3.20 Because of the importance of this issue we also asked a number of internationally renowned adult stem cell experts for their views. We received replies from Professor Helen Blau, of the Stanford University School of Medicine, Dr Jonas Frisen, of the Karolinska Institute, Stockholm, Professor Nadia Rosenthal, of the European Molecular Biology Laboratory, Monterotondo-Scalo, and Professor Angelo Vescovi, Director of Research at the Stem Cell Research Institute, Milan. They are published in the volume of evidence (pp 472-478). They were unanimous that there was a need for research on both adult and ES cells. Dr Frisen expressed his view as follows:

    My opinion is that adult stem cells are clearly different from ES cells, and that there are no scientific data suggesting the opposite. Although I believe everyone would agree that it would be very good if adult stem cells had the same potential as embryonic, this is unfortunately today only wishful thinking. I find it very important today to work on both embryonic and adult stem cells. This will ensure that potential therapies are not delayed.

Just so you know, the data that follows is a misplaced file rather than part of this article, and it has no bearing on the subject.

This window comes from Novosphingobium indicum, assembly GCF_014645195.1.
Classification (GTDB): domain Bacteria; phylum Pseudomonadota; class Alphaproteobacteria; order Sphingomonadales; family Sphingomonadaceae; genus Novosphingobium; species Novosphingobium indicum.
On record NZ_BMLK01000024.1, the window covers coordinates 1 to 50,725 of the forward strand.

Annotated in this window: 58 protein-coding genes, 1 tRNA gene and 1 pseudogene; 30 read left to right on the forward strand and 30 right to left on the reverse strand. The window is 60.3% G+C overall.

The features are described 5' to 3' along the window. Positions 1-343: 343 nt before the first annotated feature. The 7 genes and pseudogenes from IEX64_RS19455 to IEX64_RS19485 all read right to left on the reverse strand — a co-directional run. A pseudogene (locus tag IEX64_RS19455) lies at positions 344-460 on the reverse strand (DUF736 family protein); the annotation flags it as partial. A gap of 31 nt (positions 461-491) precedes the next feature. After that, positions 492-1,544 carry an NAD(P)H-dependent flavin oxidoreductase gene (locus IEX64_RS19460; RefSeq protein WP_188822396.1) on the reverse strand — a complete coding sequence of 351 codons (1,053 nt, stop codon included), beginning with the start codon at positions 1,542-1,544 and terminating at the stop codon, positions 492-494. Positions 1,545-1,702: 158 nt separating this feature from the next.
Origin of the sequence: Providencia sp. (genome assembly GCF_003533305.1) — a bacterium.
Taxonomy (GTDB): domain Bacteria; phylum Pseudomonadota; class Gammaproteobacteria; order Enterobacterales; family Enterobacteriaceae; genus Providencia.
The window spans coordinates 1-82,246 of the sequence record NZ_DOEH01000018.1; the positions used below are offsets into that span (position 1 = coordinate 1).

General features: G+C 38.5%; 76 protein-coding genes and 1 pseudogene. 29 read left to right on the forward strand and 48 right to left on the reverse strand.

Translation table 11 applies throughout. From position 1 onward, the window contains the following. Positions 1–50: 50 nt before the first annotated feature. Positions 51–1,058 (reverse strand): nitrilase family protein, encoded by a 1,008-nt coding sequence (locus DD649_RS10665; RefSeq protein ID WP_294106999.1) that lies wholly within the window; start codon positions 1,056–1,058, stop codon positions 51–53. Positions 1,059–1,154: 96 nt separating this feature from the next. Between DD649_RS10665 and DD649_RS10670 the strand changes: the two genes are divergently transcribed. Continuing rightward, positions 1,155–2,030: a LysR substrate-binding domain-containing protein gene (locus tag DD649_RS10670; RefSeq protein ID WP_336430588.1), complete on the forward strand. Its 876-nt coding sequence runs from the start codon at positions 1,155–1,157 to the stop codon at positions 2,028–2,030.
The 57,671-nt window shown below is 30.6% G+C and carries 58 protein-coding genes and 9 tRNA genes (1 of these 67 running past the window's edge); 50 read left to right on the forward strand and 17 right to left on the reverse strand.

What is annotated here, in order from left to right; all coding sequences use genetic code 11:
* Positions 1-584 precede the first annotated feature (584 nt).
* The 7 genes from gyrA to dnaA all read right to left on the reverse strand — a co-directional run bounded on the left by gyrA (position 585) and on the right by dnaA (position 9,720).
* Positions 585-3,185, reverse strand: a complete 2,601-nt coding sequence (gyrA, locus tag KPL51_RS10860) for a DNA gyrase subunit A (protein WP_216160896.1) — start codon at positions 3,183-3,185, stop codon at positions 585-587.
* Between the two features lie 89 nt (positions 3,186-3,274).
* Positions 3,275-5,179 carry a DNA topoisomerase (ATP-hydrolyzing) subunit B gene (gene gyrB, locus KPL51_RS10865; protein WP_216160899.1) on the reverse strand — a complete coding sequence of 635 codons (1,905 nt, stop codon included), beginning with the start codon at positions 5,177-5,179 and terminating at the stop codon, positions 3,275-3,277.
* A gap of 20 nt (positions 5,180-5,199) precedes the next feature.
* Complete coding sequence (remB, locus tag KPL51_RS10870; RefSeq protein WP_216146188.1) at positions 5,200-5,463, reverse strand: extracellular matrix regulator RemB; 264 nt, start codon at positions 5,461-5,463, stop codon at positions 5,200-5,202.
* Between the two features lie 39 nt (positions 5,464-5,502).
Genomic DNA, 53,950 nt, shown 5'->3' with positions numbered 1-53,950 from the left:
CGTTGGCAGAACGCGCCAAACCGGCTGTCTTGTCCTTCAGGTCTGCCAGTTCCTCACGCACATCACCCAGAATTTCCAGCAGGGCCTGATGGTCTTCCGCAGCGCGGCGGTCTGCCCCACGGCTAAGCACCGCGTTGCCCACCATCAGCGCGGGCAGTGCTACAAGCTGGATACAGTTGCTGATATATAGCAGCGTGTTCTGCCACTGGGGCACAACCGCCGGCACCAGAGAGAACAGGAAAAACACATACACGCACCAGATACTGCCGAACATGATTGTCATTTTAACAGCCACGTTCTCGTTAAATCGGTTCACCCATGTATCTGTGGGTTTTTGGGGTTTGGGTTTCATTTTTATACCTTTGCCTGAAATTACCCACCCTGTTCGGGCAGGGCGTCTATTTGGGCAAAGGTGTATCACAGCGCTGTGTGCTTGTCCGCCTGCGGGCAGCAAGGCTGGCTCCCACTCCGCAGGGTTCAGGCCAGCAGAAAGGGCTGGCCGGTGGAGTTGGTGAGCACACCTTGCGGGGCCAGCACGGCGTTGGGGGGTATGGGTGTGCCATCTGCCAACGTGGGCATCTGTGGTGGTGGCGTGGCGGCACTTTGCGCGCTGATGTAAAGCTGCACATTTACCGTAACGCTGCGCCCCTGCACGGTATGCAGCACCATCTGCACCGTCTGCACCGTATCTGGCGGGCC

3.21 Of all the scientific issues relevant to our inquiry we have given more attention to recent developments in adult stem cell research than to any other. Scientific developments in this field are so rapid that it is difficult to make any firm predictions with confidence. This in itself suggests that avenues of research should not be closed off prematurely.


3.22 Based on the evidence we have heard our conclusions on the research and therapeutic potential of ES cells and adult stem cells are as follows:
(a)stem cells appear to have great therapeutic potential for the treatment of many disorders that are both common and serious and for the repair of damaged tissue;
(b)until recently most research on stem cells has focussed on ES cells from animals and the derivation of ES cell lines from them; cell lines from human ES cells have the potential to provide a basis for a wide range of therapies;
(c)recent research on adult stem cells, including stem cells from the placenta and umbilical cord, also holds promise of therapies; and research on them should be strongly encouraged by funding bodies and the Government;